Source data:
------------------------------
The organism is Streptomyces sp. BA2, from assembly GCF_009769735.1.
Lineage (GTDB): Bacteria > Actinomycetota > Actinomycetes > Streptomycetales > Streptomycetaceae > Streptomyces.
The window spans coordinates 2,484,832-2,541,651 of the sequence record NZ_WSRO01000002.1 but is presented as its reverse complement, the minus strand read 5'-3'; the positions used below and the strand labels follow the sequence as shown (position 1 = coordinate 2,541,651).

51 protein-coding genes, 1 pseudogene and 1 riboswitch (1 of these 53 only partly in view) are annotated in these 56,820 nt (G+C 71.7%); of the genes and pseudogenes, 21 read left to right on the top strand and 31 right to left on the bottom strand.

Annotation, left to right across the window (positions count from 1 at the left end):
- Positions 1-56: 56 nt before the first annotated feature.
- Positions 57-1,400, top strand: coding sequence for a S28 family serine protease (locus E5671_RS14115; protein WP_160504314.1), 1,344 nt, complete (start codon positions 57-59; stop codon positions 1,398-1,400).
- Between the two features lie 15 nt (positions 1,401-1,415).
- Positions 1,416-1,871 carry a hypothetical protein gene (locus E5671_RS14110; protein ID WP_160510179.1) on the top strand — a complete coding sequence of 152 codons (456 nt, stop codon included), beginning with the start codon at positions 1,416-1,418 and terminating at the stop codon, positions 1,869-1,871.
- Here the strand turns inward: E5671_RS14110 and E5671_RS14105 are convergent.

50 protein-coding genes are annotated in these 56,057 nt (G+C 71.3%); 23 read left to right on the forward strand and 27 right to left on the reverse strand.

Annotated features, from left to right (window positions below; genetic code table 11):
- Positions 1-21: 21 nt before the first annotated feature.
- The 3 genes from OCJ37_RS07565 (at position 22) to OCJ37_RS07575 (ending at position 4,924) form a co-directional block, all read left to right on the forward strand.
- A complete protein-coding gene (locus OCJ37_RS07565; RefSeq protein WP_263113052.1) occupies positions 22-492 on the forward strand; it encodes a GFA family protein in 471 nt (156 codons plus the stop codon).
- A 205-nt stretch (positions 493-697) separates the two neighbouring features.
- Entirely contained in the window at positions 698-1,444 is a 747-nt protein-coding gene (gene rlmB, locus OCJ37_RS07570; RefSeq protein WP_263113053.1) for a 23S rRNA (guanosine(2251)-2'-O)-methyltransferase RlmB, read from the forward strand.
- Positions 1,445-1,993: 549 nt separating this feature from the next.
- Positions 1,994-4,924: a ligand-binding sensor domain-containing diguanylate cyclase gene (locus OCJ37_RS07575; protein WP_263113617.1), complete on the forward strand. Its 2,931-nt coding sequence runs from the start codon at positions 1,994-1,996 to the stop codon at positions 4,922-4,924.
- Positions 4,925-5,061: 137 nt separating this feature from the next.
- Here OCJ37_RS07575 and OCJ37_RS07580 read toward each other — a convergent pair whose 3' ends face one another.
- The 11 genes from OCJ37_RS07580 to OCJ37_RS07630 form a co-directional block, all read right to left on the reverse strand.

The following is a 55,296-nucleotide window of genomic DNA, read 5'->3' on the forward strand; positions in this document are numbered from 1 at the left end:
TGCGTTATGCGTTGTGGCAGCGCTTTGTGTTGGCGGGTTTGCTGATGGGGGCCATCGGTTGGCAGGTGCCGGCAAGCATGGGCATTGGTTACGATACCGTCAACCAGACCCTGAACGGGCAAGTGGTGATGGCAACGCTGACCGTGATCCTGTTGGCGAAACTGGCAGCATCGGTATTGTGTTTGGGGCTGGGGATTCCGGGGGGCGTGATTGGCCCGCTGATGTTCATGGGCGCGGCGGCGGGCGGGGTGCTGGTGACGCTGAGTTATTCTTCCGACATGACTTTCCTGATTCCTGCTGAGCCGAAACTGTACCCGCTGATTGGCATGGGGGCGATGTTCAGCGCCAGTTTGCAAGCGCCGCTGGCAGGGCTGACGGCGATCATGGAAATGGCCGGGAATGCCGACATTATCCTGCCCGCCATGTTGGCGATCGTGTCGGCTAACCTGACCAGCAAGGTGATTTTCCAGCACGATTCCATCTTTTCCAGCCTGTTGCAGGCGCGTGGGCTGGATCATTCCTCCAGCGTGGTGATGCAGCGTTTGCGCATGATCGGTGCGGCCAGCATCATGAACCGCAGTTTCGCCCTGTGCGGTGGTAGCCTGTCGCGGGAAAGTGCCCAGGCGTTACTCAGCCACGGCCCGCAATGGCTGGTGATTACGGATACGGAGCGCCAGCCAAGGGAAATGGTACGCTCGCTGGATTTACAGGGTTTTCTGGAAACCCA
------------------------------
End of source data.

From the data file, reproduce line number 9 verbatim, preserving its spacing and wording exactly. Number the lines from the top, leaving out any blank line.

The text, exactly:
- Positions 1,416-1,871 carry a hypothetical protein gene (locus E5671_RS14110; protein ID WP_160510179.1) on the top strand — a complete coding sequence of 152 codons (456 nt, stop codon included), beginning with the start codon at positions 1,416-1,418 and terminating at the stop codon, positions 1,869-1,871.